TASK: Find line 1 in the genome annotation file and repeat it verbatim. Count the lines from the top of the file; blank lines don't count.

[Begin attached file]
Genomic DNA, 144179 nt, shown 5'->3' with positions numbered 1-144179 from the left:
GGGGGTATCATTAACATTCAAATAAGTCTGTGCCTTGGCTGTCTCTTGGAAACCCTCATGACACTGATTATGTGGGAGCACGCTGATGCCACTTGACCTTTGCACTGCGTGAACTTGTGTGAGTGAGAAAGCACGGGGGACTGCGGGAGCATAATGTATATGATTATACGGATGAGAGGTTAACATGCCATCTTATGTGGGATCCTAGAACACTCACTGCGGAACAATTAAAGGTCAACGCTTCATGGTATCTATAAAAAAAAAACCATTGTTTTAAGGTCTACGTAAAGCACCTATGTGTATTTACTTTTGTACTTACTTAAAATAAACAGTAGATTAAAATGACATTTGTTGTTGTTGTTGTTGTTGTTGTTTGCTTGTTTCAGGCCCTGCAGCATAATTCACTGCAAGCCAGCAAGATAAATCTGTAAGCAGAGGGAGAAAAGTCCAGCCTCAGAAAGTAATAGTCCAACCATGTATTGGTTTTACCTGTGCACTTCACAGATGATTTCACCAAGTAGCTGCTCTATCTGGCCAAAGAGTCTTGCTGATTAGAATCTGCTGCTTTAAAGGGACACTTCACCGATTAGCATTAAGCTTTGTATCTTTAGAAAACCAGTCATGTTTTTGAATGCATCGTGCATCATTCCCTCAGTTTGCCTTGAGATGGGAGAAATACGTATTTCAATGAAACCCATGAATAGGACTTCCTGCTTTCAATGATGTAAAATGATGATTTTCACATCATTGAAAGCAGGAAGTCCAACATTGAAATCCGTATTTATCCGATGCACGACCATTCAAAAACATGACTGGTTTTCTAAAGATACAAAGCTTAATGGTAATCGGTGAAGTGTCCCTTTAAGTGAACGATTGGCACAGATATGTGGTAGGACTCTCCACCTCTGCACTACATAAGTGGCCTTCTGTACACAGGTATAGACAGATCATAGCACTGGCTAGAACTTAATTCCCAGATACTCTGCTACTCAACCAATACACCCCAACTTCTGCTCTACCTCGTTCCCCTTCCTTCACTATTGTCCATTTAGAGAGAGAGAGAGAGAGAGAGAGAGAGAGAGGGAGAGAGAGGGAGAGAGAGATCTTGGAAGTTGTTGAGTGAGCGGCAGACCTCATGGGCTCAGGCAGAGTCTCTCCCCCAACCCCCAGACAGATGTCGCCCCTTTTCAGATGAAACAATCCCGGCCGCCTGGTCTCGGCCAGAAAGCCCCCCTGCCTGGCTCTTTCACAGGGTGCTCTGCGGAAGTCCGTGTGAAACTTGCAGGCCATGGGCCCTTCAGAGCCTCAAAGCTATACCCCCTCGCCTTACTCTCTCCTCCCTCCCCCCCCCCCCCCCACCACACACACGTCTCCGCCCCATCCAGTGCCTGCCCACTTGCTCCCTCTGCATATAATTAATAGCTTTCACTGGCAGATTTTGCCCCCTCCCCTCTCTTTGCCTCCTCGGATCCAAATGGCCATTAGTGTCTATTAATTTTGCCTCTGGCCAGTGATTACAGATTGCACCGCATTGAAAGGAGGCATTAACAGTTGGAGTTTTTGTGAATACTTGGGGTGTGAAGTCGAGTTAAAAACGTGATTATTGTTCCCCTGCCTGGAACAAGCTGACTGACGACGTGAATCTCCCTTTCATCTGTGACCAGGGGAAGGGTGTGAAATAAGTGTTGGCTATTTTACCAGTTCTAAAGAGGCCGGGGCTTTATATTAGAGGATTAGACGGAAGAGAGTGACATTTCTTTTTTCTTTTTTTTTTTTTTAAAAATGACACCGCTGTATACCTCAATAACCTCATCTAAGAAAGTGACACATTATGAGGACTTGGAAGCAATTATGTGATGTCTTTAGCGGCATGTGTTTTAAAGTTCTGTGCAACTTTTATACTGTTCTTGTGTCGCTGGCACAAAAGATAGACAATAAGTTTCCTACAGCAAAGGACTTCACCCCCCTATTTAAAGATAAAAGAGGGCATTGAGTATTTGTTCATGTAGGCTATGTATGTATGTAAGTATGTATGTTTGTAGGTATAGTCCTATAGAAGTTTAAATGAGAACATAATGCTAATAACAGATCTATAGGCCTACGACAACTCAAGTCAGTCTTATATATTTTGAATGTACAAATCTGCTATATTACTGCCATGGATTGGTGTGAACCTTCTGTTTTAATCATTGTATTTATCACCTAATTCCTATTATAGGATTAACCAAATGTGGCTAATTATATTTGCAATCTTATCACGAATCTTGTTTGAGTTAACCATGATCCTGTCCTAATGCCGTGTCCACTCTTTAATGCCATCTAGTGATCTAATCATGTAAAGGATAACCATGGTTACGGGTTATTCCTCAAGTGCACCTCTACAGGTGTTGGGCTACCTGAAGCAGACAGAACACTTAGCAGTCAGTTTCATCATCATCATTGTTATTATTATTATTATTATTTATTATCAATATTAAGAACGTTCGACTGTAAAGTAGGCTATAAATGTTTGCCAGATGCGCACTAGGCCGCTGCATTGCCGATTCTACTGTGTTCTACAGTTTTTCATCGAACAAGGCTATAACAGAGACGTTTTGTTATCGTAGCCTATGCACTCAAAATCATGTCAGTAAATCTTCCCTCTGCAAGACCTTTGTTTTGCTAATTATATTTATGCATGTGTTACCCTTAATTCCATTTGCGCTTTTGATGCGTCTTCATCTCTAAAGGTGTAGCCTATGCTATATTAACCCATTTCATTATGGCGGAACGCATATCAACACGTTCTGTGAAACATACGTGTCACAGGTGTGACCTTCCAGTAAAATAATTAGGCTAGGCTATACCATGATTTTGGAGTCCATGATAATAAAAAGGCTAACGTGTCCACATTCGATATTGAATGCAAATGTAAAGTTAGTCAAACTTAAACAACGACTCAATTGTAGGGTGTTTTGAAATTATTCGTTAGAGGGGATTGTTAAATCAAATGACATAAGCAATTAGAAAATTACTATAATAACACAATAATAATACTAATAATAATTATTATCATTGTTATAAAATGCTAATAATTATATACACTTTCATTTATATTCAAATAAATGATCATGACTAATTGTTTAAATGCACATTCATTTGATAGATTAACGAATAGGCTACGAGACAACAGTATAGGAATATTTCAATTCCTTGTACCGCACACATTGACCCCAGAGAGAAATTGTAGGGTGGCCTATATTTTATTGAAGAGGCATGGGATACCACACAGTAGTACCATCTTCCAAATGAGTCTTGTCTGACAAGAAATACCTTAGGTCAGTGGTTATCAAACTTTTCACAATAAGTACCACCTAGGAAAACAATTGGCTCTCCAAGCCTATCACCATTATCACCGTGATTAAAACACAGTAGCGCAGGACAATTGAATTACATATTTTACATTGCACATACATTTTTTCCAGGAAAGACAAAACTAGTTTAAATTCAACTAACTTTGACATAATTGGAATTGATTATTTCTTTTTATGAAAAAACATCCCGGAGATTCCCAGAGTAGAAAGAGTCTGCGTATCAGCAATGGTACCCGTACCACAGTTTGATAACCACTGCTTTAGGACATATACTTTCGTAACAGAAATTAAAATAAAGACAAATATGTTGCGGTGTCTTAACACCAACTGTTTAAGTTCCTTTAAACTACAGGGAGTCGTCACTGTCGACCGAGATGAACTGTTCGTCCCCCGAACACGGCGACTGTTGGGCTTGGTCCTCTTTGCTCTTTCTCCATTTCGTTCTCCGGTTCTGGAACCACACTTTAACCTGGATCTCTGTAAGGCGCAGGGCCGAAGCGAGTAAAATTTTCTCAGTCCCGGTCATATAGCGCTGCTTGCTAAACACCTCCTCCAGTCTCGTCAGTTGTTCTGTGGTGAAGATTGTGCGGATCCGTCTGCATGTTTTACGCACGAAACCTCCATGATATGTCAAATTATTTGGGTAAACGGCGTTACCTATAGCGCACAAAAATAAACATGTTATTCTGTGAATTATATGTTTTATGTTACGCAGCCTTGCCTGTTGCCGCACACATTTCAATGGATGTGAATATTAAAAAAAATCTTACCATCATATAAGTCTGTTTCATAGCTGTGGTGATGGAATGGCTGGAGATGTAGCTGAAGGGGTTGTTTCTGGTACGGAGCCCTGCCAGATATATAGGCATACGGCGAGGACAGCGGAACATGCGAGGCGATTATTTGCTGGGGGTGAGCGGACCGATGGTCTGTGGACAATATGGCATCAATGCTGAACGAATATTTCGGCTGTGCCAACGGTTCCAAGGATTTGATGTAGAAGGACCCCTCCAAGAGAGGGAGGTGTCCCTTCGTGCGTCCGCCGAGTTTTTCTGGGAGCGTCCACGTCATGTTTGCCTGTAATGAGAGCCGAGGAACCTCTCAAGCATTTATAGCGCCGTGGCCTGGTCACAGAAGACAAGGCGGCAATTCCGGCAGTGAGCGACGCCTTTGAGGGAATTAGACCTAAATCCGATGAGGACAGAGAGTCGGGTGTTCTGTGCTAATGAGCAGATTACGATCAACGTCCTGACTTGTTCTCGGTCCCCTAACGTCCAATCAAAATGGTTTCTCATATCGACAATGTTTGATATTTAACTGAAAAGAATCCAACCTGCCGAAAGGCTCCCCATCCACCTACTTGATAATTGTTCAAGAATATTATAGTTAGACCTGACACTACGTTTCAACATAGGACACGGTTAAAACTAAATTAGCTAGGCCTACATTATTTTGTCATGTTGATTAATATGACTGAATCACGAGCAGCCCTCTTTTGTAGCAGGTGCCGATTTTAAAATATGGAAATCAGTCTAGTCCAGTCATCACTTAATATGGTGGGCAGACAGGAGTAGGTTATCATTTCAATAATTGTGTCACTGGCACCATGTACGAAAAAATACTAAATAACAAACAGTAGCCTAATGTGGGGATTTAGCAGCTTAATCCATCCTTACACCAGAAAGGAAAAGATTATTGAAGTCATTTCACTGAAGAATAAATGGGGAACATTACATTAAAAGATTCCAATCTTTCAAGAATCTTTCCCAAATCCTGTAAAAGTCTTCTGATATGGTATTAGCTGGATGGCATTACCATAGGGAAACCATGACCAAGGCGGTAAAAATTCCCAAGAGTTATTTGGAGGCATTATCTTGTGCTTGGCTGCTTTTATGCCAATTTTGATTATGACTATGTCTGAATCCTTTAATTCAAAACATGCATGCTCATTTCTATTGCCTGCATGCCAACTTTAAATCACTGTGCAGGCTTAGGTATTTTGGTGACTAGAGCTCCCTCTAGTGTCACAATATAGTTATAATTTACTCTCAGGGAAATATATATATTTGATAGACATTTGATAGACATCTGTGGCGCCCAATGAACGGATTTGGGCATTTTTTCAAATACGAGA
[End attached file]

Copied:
Genomic DNA, 144179 nt, shown 5'->3' with positions numbered 1-144179 from the left: